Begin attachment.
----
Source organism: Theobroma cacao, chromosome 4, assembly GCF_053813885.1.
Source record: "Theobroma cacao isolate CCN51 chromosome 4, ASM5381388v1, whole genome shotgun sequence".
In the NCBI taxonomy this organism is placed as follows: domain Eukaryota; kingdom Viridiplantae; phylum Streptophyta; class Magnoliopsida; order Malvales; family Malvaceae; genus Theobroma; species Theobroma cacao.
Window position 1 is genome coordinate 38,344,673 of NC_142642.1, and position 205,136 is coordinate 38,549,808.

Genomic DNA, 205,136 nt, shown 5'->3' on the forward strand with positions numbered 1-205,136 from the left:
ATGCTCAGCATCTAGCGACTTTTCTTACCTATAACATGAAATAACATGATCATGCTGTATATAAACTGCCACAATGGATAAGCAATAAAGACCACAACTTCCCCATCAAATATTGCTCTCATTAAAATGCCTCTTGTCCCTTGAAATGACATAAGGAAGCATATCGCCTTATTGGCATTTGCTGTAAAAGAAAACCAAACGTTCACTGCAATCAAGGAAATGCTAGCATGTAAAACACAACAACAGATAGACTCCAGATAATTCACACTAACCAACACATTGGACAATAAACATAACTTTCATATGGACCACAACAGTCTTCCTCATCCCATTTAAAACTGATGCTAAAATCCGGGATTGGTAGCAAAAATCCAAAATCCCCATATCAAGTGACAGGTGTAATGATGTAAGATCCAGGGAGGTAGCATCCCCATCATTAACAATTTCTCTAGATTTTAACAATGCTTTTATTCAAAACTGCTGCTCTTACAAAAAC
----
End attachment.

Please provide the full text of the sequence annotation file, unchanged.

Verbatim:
Source organism: Theobroma cacao, chromosome 4, assembly GCF_053813885.1.
Source record: "Theobroma cacao isolate CCN51 chromosome 4, ASM5381388v1, whole genome shotgun sequence".
In the NCBI taxonomy this organism is placed as follows: domain Eukaryota; kingdom Viridiplantae; phylum Streptophyta; class Magnoliopsida; order Malvales; family Malvaceae; genus Theobroma; species Theobroma cacao.
Window position 1 is genome coordinate 38,344,673 of NC_142642.1, and position 205,136 is coordinate 38,549,808.

Genomic DNA, 205,136 nt, shown 5'->3' on the forward strand with positions numbered 1-205,136 from the left:
ATGCTCAGCATCTAGCGACTTTTCTTACCTATAACATGAAATAACATGATCATGCTGTATATAAACTGCCACAATGGATAAGCAATAAAGACCACAACTTCCCCATCAAATATTGCTCTCATTAAAATGCCTCTTGTCCCTTGAAATGACATAAGGAAGCATATCGCCTTATTGGCATTTGCTGTAAAAGAAAACCAAACGTTCACTGCAATCAAGGAAATGCTAGCATGTAAAACACAACAACAGATAGACTCCAGATAATTCACACTAACCAACACATTGGACAATAAACATAACTTTCATATGGACCACAACAGTCTTCCTCATCCCATTTAAAACTGATGCTAAAATCCGGGATTGGTAGCAAAAATCCAAAATCCCCATATCAAGTGACAGGTGTAATGATGTAAGATCCAGGGAGGTAGCATCCCCATCATTAACAATTTCTCTAGATTTTAACAATGCTTTTATTCAAAACTGCTGCTCTTACAAAAAC